You can also Enter to Win a ChopChop cookbook and a one-year ChopChop Magazine subscription Below!
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This is an original post written by me as part of a program with The Mission List. I received a ChopChop cookbook + magazine subscription for culinary inspiration; as always all opinions are my own.




Build Something Incredible With WaterAid In Madagascar This Summer

Build Something Incredible With WaterAid In Madagascar This Summer


Photo by  Igor Laszlo

Photo by Igor Laszlo

Madagascar is an Island nation in the Indian Ocean with a population of around 22 million. When Madagascar is mentioned, a lush landscape of biodiversity and unique wildlife is conjured in the imagination . When I learned I’d be writing about the WaterAid campaign to provide clean water and sanitation to thousands of children there, I called our friends Jim and Annick who had grown up and lived in Madagascar.

They describe the country as a tropical paradise, with unique cultural diversity, and as one of the most beautiful places on earth. While consistent with our perceptions of Madagascar, much of the population also lives in poverty. Jim adds that occasionally something will happen to remind you that this paradise is also one of the poorest places in the world.

This summer, let’s build something incredible… children’s futures! Be part of a unique project transforming the lives of Madagascar’s schoolchildren with taps and toilets.

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Photo by Igor Laszlo

In Madagascar, the lack of taps and toilets is a big problem.

Every year, 13,000 children under five die due to water-related diseases. With half the population under 16, young people across the country are affected in many different ways.

This summer, you have an amazing opportunity to transform the lives of 12,000 children. With your help, we can reach 31 schools with over 100 toilets and 150 taps in total.

– www.wateraidamerica.org

Jim also clearly remembered visiting the Morondava area of Madagascar where  WaterAid will be working this summer to improve water and sanitation conditions. He remembered well because he became horribly sick after a meal there with one of the worst intestinal illnesses he can remember.  As he described the geography of the area, it sits on the West Coast Canal of Mozambique where hurricane season ricochets between the coasts of Mozambique, Tanzania, and Madagascar. The topography of the region is flat, and sits by the ocean, and despite its beauty, the clean water supply becomes tainted each year with the storms, and heavy rains, causing a surge in water related illness around that time. Jim states that “You are in Paradise, but Hell is not too far away”. For a child without access to proper healthcare, an illness like the one Jim experienced can be deadly.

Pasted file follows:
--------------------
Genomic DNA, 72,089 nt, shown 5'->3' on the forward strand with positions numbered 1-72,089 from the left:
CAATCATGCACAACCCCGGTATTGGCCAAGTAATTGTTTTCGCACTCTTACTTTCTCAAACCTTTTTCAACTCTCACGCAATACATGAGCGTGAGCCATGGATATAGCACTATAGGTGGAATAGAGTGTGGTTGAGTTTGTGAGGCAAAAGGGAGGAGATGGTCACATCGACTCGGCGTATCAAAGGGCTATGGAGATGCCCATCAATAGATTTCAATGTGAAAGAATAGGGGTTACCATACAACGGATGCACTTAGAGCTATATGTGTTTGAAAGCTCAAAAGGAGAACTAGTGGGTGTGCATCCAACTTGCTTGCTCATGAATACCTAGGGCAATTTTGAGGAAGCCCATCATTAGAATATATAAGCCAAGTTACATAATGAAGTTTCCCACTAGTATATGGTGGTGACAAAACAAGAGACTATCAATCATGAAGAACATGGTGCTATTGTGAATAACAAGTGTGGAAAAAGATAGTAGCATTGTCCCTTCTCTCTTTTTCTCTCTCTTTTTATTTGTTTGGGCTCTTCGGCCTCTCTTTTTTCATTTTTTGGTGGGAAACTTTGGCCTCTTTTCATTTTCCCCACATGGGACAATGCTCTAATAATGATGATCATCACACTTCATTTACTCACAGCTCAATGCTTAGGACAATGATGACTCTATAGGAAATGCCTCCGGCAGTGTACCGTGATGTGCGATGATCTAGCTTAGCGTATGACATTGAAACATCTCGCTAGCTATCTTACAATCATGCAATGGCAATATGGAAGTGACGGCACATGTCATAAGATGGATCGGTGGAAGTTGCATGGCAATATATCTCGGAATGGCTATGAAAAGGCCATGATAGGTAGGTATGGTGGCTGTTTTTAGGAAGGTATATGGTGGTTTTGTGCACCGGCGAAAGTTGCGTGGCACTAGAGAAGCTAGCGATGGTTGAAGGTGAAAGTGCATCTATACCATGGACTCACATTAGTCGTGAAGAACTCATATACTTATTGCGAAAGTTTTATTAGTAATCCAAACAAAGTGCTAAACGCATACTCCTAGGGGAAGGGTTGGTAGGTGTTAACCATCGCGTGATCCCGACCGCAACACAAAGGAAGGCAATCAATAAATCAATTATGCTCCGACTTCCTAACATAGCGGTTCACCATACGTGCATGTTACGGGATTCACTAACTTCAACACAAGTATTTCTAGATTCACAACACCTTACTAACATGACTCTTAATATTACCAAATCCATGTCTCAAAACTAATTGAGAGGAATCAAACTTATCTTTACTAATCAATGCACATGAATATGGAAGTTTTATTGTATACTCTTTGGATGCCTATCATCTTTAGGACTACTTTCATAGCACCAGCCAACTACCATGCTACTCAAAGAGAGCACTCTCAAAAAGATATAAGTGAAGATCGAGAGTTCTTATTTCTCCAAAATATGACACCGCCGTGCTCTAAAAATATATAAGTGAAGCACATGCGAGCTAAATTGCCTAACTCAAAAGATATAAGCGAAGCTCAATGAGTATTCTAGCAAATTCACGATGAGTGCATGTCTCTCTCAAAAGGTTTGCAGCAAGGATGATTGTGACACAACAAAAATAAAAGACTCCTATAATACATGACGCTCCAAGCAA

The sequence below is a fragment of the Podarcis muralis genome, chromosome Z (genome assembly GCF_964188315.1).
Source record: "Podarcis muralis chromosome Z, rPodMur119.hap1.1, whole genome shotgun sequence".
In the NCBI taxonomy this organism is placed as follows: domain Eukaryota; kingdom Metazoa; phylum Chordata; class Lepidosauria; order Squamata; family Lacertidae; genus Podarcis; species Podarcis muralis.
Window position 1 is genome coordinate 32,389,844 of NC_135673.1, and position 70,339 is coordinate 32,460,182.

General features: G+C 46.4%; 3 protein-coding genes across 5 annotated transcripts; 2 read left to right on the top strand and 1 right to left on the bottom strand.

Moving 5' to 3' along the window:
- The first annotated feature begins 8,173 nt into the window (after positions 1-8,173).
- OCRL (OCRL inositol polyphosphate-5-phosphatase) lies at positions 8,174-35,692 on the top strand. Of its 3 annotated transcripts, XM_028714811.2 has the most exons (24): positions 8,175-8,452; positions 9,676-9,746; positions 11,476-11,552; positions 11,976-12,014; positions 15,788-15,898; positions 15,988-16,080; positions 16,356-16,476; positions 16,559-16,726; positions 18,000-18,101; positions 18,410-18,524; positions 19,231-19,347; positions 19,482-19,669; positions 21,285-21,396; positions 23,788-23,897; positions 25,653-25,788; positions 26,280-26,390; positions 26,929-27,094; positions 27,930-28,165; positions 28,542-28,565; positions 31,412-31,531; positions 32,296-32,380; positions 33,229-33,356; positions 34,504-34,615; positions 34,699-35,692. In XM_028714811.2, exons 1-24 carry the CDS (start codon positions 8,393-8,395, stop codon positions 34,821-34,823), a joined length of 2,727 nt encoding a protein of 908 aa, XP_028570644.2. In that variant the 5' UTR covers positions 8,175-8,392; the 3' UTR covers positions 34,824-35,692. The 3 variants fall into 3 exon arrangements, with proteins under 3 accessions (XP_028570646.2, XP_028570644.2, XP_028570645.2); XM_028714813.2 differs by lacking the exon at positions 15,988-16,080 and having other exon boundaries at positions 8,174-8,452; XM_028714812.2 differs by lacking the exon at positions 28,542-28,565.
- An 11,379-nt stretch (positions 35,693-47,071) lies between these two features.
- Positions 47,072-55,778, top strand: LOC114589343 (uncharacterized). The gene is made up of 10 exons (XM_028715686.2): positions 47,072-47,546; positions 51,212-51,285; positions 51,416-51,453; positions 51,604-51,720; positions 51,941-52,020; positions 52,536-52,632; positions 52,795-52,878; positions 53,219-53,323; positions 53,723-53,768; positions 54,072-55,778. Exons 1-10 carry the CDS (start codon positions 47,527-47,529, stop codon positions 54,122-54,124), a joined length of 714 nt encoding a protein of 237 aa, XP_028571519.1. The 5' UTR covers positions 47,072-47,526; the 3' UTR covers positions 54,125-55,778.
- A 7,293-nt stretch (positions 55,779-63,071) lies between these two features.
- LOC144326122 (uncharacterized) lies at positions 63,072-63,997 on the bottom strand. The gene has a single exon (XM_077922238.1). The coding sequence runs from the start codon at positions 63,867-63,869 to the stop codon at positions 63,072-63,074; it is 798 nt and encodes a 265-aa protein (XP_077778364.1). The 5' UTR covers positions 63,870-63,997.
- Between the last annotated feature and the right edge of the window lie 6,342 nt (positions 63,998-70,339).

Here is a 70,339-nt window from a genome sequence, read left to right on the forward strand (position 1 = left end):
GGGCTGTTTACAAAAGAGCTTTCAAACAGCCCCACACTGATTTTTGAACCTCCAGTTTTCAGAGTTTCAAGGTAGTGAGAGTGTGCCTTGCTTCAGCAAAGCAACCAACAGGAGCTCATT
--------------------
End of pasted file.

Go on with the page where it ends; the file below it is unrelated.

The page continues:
Morondava Beach Photo by Igor Laszlo

Morondava Beach Photo by Igor Laszlo


Over the next few weeks you can follow the story as children in Madagascar get the water and sanitation they need to keep them healthy enough to build their dreams.

Children like Perlette and Zafera.

Follow their story on Twitter #buildfutures or Donate to help the project reach their goal.


Perlette: “I want to be a doctor”

“I am 13 years old. I love school, as it is the only way to be clever. When I am older I want to be a doctor and treat sick children. I have missed school because of drinking dirty water. It may stop me from being a doctor.”


Zafera: “I want to be a midwife”

“Science and geography are my favorite lessons. When I finish my studies, I would like to be a midwife like my aunt. If we have water and toilets here, we will be more engaged in our studies.”

All summer long they will be posting real-time updates on the two girls, the progress of the construction with a celebration on Sept. 19 when kids return to schools with taps and toilets for the first time. Check out the plans!

Please join me on an incredible journey. I’ll be bringing you stories and pictures from Tsimahavaobe school in Morondava, so you too can see the amazing transformation.- Ernest Randriarimalala,  WaterAid Madagascar


global team

I wrote this post as part of The Global Team of 200, a highly specialized group of members of Mom Bloggers for Social Good that concentrates on issues involving women and girls, children, world hunger and maternal health.

Our Motto: Individually we are all-powerful. Together we can change the world. We believe in the power of collective action to help others and believe in ourselves to make this world a better place for our children and the world’s children.